The risk of being in the forefront in adoption, he explains, is something most governments will not be willing to take as it involves high costs of research and development.
For blockchain to take root in the management of the Ministry of Health, for instance, he notes that additional funding would be required to allow the taskforce or a dedicated ICT department to achieve successful implementation.
Healthcare, a highly regulated sector in the country but which still suffers a myriad of hurdles, can only be transformed through proper government intervention, according to Mr Arunda. “Most of the healthcare blockchain solutions are still in the proof-of-concept stage,” he adds, meaning Kenya would only adopt if such concepts are fully tested and mainstreamed.
In an efficient blockchain system, there would be a tamper-proof registry of licensed healthcare professionals that would help weed out quack doctors and unqualified medical staff.
Having a blockchain-based verifiable way to onboard medical professionals and manage finances would be better than a centralised one that can be compromised when collusion with corrupt health officials happens.
Corruption and embezzlement of public funds in Kenya’s health industry is nothing new, the most recent being orchestrated by Kenya Medical Supplies Authority officials who conspired with briefcase companies and took advantage of the pandemic crisis to rob the country of billions of shillings meant to shield Kenyans from a dangerous virus, earning themselves the ‘Covid-19 millionaires’ label.
“If blockchain was in place, this would not have happened,” affirms Mr Arunda.
David Chou, chief information officer at Children’s Mercy, a US paediatric medical centre, however, says there exists a cultural obstacle, especially from doctors who are used to paper work.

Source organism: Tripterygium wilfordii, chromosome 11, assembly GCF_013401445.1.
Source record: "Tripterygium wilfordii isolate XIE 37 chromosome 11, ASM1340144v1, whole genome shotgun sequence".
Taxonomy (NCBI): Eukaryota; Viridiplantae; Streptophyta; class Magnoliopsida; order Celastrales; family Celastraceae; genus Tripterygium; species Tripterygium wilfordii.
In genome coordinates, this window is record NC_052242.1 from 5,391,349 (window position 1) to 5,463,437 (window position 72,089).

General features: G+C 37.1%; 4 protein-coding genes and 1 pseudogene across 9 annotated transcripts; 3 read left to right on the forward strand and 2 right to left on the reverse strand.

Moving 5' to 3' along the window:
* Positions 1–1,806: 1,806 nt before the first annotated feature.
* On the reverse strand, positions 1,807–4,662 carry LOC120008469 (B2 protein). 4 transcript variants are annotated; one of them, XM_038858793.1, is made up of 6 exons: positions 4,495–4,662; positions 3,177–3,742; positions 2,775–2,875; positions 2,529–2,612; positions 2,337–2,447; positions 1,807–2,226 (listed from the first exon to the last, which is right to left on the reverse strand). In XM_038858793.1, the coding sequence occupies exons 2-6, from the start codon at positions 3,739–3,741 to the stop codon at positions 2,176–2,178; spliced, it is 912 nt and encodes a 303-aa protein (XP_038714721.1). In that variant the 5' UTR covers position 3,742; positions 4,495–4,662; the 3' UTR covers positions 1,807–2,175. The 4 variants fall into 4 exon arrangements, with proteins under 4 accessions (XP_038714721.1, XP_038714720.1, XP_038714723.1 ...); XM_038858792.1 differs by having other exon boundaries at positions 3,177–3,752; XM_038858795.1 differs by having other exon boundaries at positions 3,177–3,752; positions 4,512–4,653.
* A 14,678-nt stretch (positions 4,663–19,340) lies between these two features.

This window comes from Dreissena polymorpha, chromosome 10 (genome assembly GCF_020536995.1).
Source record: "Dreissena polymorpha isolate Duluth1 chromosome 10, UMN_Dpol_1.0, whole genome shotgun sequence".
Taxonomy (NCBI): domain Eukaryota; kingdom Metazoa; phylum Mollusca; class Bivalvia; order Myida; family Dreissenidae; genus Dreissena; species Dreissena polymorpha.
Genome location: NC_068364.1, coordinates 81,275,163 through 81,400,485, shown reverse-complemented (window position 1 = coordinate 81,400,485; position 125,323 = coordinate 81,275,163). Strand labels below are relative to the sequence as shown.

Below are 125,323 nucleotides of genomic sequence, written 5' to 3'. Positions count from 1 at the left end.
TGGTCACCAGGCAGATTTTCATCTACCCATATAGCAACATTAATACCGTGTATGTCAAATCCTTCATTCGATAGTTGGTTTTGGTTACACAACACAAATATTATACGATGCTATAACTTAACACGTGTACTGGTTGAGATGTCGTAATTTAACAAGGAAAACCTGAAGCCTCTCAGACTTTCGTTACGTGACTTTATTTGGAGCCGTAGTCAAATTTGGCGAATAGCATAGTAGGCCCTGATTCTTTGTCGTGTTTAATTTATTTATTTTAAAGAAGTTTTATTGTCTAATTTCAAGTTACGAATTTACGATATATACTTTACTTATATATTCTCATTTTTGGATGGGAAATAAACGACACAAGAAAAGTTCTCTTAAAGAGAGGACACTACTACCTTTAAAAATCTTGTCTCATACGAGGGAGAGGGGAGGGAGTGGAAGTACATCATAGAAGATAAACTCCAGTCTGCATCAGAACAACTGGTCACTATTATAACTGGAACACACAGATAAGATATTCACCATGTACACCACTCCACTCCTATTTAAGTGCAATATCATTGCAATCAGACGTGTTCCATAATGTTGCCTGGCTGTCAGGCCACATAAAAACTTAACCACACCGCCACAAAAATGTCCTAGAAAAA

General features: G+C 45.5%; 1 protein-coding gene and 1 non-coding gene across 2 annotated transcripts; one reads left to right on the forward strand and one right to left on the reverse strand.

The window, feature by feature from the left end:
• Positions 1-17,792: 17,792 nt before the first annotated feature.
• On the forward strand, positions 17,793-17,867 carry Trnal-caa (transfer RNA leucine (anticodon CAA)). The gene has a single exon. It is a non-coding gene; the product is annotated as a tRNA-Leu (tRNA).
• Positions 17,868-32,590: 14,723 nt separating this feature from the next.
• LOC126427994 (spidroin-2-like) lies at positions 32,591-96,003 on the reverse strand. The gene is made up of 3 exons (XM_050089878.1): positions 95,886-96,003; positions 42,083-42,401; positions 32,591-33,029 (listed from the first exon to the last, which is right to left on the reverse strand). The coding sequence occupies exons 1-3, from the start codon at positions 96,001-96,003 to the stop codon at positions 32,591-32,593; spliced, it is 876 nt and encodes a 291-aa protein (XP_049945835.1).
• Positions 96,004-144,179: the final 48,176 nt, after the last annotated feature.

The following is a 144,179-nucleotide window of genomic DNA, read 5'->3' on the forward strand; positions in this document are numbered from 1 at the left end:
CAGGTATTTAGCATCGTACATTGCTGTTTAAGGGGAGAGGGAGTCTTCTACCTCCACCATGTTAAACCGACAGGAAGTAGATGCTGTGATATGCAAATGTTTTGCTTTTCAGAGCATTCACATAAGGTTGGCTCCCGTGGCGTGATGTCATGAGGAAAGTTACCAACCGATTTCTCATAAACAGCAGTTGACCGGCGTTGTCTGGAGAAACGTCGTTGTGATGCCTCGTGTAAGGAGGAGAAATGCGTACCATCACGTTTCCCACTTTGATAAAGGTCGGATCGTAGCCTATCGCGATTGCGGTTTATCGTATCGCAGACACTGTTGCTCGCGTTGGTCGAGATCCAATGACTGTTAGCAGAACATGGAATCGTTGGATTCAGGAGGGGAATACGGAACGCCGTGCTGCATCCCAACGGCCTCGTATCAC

“Getting them to go from paper records to electronic healthcare records using blockchain is a big task. For example, doctors like leaving questions blank, a required field in technology makes this habit hard to break,” he notes.
Mr Timofeev believes the main obstacles to blockchain in healthcare will be around ownership – public or private.
As a potential solution, he cites Estonia’s government-backed blockchain initiative, which allows companies to create their own solutions on the blockchain and build a whole new ecosystem for healthcare innovation.
Estonia has over the years digitised 99 per cent of its medical services and it became the first country to deploy blockchain in healthcare in 2008.
Patients in Estonia now carry smart cards through which they can access over 1,000 online government portals to check their health records.
Blockchain secures their online health records by making information immutable. Hackers, therefore, are not able to make any changes in the data.
All the digital transactions made with blockchain technology are recorded irreversibly and the records are difficult to change since they are shared across many computers in real time through a distributed ledger.
“Even with all the challenges facing us – I still believe that blockchain is a viable solution to move healthcare forward,” says Mr Chou.
In the end, he posits, everyone receiving and working in healthcare would benefit because of lower costs from the ease of data transfer and it would allow for more patient-centred care.